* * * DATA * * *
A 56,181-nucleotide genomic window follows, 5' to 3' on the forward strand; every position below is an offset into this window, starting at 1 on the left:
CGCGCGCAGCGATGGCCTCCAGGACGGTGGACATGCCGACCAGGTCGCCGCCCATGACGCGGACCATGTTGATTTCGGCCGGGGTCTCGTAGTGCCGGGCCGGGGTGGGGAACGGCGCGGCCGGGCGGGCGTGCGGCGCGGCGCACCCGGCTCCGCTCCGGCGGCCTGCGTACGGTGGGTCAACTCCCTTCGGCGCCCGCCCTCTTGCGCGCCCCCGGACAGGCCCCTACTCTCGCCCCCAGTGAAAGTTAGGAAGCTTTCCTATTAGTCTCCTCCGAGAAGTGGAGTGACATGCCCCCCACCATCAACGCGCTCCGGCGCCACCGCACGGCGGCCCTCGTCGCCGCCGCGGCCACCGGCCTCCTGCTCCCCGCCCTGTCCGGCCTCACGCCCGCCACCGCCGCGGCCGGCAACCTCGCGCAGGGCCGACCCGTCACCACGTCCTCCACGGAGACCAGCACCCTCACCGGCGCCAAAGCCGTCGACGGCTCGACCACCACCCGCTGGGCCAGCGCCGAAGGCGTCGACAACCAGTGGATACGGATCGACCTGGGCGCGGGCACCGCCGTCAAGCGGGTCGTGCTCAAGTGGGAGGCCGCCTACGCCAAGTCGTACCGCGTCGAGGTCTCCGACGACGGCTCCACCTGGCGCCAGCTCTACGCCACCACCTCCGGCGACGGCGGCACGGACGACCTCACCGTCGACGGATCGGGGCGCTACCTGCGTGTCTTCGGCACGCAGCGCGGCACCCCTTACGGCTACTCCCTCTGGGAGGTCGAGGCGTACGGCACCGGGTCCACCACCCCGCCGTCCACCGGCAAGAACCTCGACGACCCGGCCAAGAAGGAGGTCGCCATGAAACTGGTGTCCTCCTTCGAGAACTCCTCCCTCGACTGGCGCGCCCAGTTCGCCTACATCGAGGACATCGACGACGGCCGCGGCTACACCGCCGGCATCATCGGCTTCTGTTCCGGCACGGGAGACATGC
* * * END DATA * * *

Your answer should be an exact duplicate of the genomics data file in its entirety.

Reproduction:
A 56,181-nucleotide genomic window follows, 5' to 3' on the forward strand; every position below is an offset into this window, starting at 1 on the left:
CGCGCGCAGCGATGGCCTCCAGGACGGTGGACATGCCGACCAGGTCGCCGCCCATGACGCGGACCATGTTGATTTCGGCCGGGGTCTCGTAGTGCCGGGCCGGGGTGGGGAACGGCGCGGCCGGGCGGGCGTGCGGCGCGGCGCACCCGGCTCCGCTCCGGCGGCCTGCGTACGGTGGGTCAACTCCCTTCGGCGCCCGCCCTCTTGCGCGCCCCCGGACAGGCCCCTACTCTCGCCCCCAGTGAAAGTTAGGAAGCTTTCCTATTAGTCTCCTCCGAGAAGTGGAGTGACATGCCCCCCACCATCAACGCGCTCCGGCGCCACCGCACGGCGGCCCTCGTCGCCGCCGCGGCCACCGGCCTCCTGCTCCCCGCCCTGTCCGGCCTCACGCCCGCCACCGCCGCGGCCGGCAACCTCGCGCAGGGCCGACCCGTCACCACGTCCTCCACGGAGACCAGCACCCTCACCGGCGCCAAAGCCGTCGACGGCTCGACCACCACCCGCTGGGCCAGCGCCGAAGGCGTCGACAACCAGTGGATACGGATCGACCTGGGCGCGGGCACCGCCGTCAAGCGGGTCGTGCTCAAGTGGGAGGCCGCCTACGCCAAGTCGTACCGCGTCGAGGTCTCCGACGACGGCTCCACCTGGCGCCAGCTCTACGCCACCACCTCCGGCGACGGCGGCACGGACGACCTCACCGTCGACGGATCGGGGCGCTACCTGCGTGTCTTCGGCACGCAGCGCGGCACCCCTTACGGCTACTCCCTCTGGGAGGTCGAGGCGTACGGCACCGGGTCCACCACCCCGCCGTCCACCGGCAAGAACCTCGACGACCCGGCCAAGAAGGAGGTCGCCATGAAACTGGTGTCCTCCTTCGAGAACTCCTCCCTCGACTGGCGCGCCCAGTTCGCCTACATCGAGGACATCGACGACGGCCGCGGCTACACCGCCGGCATCATCGGCTTCTGTTCCGGCACGGGAGACATGC